Friday, March 20, 2020

What's wrong with the world?

Fourth Sunday of Lent Year A

I guess most people would be expecting me to say something about the Covid-19 pandemic. I’m going to disappoint you. A problem will not go away no matter how much you plan to be fixated on it. Sometimes when we are too focused on the problem, it blinds us to the solution. It’s always much better to focus on the solution. And this is what the Church invites us to do.

Though we often think of ourselves as being objective and rational people, our perception frequently slips like a faulty transmission into auto mode. Without realising it, this shapes our world-view, our judgment of others, our perception of ourselves and gives rise to every prejudice and bias we have of another. What we perceive is what we want to perceive, without recognising that others see something quite different. This is the “blind spot.” By its very definition, people are unaware of their blind spots because they wouldn't be blind spots if people were aware of them! Yes, our blind spots create lots of problems. What we see clouds our judgment; what we don’t see bias our behaviour. As Leonardo da Vinci said, “The greatest deception men suffer is from their own opinions.” So, how could we possibly be liberated from this self-imposed prison? Well, today’s gospel gives us an answer – His name is Jesus.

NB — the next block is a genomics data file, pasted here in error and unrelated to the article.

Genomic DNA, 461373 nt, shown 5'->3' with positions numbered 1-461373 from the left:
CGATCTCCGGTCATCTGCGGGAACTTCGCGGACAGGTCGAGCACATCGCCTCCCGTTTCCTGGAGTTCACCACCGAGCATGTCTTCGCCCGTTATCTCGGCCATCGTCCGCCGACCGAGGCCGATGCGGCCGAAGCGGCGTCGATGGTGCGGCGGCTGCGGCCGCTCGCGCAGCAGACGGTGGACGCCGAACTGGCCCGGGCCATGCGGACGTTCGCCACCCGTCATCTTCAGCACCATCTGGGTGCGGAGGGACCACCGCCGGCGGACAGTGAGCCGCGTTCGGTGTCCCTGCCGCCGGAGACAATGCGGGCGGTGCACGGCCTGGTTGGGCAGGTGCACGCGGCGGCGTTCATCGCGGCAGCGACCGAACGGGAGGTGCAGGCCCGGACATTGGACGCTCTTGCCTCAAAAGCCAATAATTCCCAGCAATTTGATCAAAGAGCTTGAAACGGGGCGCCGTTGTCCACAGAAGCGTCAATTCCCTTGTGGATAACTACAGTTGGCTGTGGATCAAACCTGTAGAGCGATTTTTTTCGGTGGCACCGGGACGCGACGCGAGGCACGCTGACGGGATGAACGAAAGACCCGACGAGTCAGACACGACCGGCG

Today’s passage speaks of the encounter between the man who was born blind and our Lord. After being healed, this man emerged from a tunnel of total darkness that had lasted a lifetime, not just a two weeks modest quarantine. But here is the irony of the story, as the man regained his physical sight and was slowly led to grow in his spiritual sight, the other actors in the story continue to display their blindness, their respective blind spots.

Our Lord sees the problem faced by the blind man, but He also sees the solution. The others, however, the disciples, the man’s neighbours, his parents and the Jewish authorities see a problem too, but rather than seeing a solution and a reason to thank God, they each saw additional problems. They all suffered blind spots.

First, the disciples see the blind man and they think the man has a problem of sin. They believe he is being punished by God either for his own sins or that of his parents. Rather than seeing a way out, they are more concerned with the cause. “Why” may be an important question to ask but sometimes the “why’s” in life lead us no closer to the truth but rather to greater frustration. “Why did this happen?” eventually leads to “why did God allow this to happen?” and finally evolves into “well, if this man didn’t deserve it then either God is not a good God or He doesn’t really care.”  Rather than asking “why”, we should begin to ask, “what must I do?”